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Why give thanks for Alzheimer’s?

November 25, 2010
Messenger News

Each year on the fourth Thursday in November we get together with family and friends to celebrate and give thanks for all we have. Why would anyone give thanks for Alzheimer's disease?

Perhaps being thankful is just another way of looking at the disease.

First of all, there are promising treatments being discovered daily. New drugs are discovered to hold back the more severe symptoms of the disease. We now live in a time when the disease is recognized and treated, and not swept under a rug or brushed off as just part of someone getting old. We are more understanding of the disease and treat the individuals with the disease with more respect and kindness.

We can focus on the fact that our loved one is still with us and that we can touch their hand, look into their smiling face, hear their laughter, embrace them or just share an ice cream sundae with them.

Be thankful that you still have time to tell your loved one all the things that need to be said. You can tell them how important they are to you, tell them how much you love them, how you appreciate all the loving things they did for you when you were small like teaching you how to bait a fish hook or drive a car, thank them for just being there for you.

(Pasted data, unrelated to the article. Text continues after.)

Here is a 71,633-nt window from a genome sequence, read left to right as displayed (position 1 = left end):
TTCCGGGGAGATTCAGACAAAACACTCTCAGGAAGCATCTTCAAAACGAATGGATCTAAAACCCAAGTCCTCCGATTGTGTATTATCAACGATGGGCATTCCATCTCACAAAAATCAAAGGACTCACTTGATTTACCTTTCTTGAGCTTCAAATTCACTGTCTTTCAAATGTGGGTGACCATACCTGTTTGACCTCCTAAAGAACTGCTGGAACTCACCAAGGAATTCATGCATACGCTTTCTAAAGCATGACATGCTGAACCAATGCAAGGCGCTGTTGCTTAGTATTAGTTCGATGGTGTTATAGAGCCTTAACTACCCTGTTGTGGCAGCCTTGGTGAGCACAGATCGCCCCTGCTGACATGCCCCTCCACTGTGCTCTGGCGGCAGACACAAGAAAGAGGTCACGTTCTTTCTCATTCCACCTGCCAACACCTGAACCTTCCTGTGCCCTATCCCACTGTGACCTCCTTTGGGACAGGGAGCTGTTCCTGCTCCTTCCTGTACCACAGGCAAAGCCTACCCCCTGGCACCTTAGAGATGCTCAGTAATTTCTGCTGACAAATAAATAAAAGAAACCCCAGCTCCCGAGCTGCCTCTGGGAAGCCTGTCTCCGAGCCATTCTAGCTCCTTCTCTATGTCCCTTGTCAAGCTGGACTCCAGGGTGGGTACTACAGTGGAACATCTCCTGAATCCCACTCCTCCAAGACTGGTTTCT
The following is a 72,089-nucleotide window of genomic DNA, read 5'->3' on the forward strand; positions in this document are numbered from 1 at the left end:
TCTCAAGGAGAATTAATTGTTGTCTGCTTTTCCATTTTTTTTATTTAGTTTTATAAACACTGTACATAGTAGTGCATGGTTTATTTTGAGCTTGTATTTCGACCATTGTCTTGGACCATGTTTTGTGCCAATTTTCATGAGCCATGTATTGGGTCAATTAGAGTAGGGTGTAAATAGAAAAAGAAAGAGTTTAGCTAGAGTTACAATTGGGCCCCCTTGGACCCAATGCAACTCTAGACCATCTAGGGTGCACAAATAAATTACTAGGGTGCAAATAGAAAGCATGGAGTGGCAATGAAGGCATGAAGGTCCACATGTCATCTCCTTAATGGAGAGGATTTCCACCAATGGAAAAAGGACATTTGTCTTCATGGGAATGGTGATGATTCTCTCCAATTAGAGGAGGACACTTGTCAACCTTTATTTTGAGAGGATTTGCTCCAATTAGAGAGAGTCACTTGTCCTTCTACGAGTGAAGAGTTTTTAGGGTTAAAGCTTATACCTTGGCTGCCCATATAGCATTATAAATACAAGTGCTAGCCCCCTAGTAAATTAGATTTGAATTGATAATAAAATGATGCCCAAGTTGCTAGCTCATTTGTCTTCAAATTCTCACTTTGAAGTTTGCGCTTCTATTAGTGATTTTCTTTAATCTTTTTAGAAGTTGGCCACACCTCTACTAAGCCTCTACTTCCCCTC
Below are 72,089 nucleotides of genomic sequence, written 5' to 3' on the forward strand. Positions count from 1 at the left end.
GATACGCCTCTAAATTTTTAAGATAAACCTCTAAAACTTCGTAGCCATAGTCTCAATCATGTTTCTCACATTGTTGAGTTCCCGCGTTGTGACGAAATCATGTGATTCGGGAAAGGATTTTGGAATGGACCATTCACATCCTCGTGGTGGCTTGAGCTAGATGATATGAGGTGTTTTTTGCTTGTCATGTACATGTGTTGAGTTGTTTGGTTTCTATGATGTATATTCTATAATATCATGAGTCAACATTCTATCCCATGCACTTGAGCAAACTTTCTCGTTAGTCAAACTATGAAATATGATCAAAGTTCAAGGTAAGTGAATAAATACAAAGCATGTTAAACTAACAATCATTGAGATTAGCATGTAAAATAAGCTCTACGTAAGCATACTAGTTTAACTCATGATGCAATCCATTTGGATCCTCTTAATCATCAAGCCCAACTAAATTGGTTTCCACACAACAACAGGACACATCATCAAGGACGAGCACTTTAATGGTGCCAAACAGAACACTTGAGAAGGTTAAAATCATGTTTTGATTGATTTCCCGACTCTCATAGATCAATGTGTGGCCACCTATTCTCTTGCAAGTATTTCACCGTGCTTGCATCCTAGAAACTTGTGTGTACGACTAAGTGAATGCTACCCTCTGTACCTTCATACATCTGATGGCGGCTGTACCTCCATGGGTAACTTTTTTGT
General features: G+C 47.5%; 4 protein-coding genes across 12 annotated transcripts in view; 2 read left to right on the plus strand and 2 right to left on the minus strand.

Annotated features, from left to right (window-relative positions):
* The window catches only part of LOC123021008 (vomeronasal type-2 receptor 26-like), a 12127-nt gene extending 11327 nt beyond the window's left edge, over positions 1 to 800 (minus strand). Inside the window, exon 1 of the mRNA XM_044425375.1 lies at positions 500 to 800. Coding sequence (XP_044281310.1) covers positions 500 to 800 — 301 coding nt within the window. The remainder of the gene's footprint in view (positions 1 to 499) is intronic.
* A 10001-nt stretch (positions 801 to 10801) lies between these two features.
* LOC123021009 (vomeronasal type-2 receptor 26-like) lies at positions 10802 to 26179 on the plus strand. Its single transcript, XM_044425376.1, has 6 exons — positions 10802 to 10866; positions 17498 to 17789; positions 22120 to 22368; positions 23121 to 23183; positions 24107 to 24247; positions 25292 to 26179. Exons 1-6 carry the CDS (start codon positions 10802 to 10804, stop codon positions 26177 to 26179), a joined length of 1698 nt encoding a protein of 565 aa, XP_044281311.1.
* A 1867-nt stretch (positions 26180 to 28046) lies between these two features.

We can be thankful that our loved one is not in physical pain, the majority of Alzheimer's individuals are in excellent physical health and do not have to endure that sort of suffering. Be thankful for that blessing.

Be thankful that you have access to good medical care and information, support groups, caring family members and friends to help you, and the love of an individual who can't help how they are thinking and acting but still love you all the same just like before the disease came along.

Be thankful you can be that special someone to that Alzheimer's individual who relies upon you to make what time they have left on this earth safe, nurturing and happy.

Being a caregiver is a rewarding experience and also the hardest job you will ever have. It's hard work and you might not think the individual is aware of the hard work you are doing for them but I believe in my heart that the person with Alzheimer's, in some way, knows that they are cared for and loved. And best of all, you know what you are doing and have done and that will bring you much comfort when your loved one is no longer with you. Treasure all your moments together and find comfort in them. You are blessed.

Bonnie Lingard is a program staff member of the Alzheimer's Assocation. She is based in Omaha, Neb.



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